Bat Situations & Solutions
Because bats are so efficient at controlling many of bothersome insects, it is advantageous to leave them alone. That being said, there are instances where a bat is not welcome, such as inside your home.
A Bat in a Living Space
Unintentionally, bats may enter areas occupied by people through an open window or door, or an opening from a colonized attic or wall. A bat indoors is not necessarily a sick bat—it may be a young bat who tried to follow its mother outside and took a wrong turn or it may have followed a moth through an open window.
An attempt can be made to capture the bat if it lands in a spot where a coffee can or wide-mouthed jar can be safely placed over it. Slide cardboard under the coffee can, leave the bat under the container and notify the local animal control officer or police. It will be transported to the Department of Public Health Laboratory for testing.
A Bat in Child's Room
In all situations where a bat is found in a child's room—or even an adult's room—contact the Massachusetts Department of Public Health (MDPH) in Jamaica Plain at 617-983-6800 (available 24-hours a day).
Because a bat's teeth and claws are so small, it's impossible to determine whether someone has been bitten. Therefore, it's up to the MDPH to determine whether you or your child should receive post-exposure prophylaxis (PEP) shots.
A Bat in Other Areas of the Home
Confine the bat to one room by closing doors. Open windows, turn off the lights, and leave the room. Hitting the bat or throwing things at it will cause it to become disoriented making it harder for the bat to find its way out.
Do not try to capture the bat unless there is the possibility it has bitten or scratched someone. Make an attempt only if the bat lands and there is no risk in placing a wide-mouthed jar or coffee can over it. Contact the local animal control officer or police department.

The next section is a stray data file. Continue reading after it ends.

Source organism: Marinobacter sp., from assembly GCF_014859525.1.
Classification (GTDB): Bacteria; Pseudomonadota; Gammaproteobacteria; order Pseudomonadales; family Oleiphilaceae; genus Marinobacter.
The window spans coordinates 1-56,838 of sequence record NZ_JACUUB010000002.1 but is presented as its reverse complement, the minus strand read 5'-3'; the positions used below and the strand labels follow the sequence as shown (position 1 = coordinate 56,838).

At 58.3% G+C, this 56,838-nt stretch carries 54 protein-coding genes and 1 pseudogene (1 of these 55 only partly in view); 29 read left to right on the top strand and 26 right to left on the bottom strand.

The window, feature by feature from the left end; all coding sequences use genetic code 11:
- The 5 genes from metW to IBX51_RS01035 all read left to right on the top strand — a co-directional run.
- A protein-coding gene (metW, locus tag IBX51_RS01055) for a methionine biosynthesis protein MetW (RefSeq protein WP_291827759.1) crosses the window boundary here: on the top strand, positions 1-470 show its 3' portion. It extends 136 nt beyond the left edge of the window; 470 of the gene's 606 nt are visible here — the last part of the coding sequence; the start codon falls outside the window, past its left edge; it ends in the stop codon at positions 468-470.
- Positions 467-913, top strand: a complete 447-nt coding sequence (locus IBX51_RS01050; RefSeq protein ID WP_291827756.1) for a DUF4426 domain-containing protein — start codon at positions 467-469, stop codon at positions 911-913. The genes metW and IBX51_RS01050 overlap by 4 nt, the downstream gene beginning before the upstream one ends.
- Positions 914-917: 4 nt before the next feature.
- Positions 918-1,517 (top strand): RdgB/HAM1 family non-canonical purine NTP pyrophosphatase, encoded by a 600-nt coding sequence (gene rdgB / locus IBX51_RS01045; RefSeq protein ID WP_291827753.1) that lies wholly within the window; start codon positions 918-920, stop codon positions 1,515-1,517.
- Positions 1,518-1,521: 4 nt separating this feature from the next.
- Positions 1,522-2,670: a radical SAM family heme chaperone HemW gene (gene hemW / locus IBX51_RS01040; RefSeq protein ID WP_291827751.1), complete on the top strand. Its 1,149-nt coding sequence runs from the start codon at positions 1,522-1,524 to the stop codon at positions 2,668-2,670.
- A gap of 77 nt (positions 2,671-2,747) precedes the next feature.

Bat Proofing Your Home
We encourage hospitality towards bats, however if there is a substantial reason to exclude them this should be undertaken only during the month of May, and from mid-August to mid-October. In between those periods young bats could be blocked inside and the decaying bodies will cause a severe odor problem. How to keep bats away >
Finding an Injured Bat
Every now and then during the winter a live bat will be found on the ground outdoors or possibly flying around indoors. No one can assume the reason it emerged from hibernation so it is best to leave it alone and contact a professional.
If the bat is indoors, contact the Massachusetts Department of Public Health at 617-983-6800.
White-nose syndrome (WNS) is a disease that's affecting bats in enormous numbers. More than a million of these mammals have died in the Northeast and Canada, and some hibernacula—sites where bats hibernate, like caves—have witnessed a 90-100% decimation in their population. More about WNS & what can be done >
Bats & Public Health
Good judgment will help eliminate the chances of people and wildlife coming in close contact with each other. Bats can carry rabies as well as histoplasmosis. Find out what to do if you have come in contact with a bat.
Bats & the Law
Relocating wildlife is illegal in Massachusetts. It's detrimental to the well-being of the animal as well as the public. Learn more >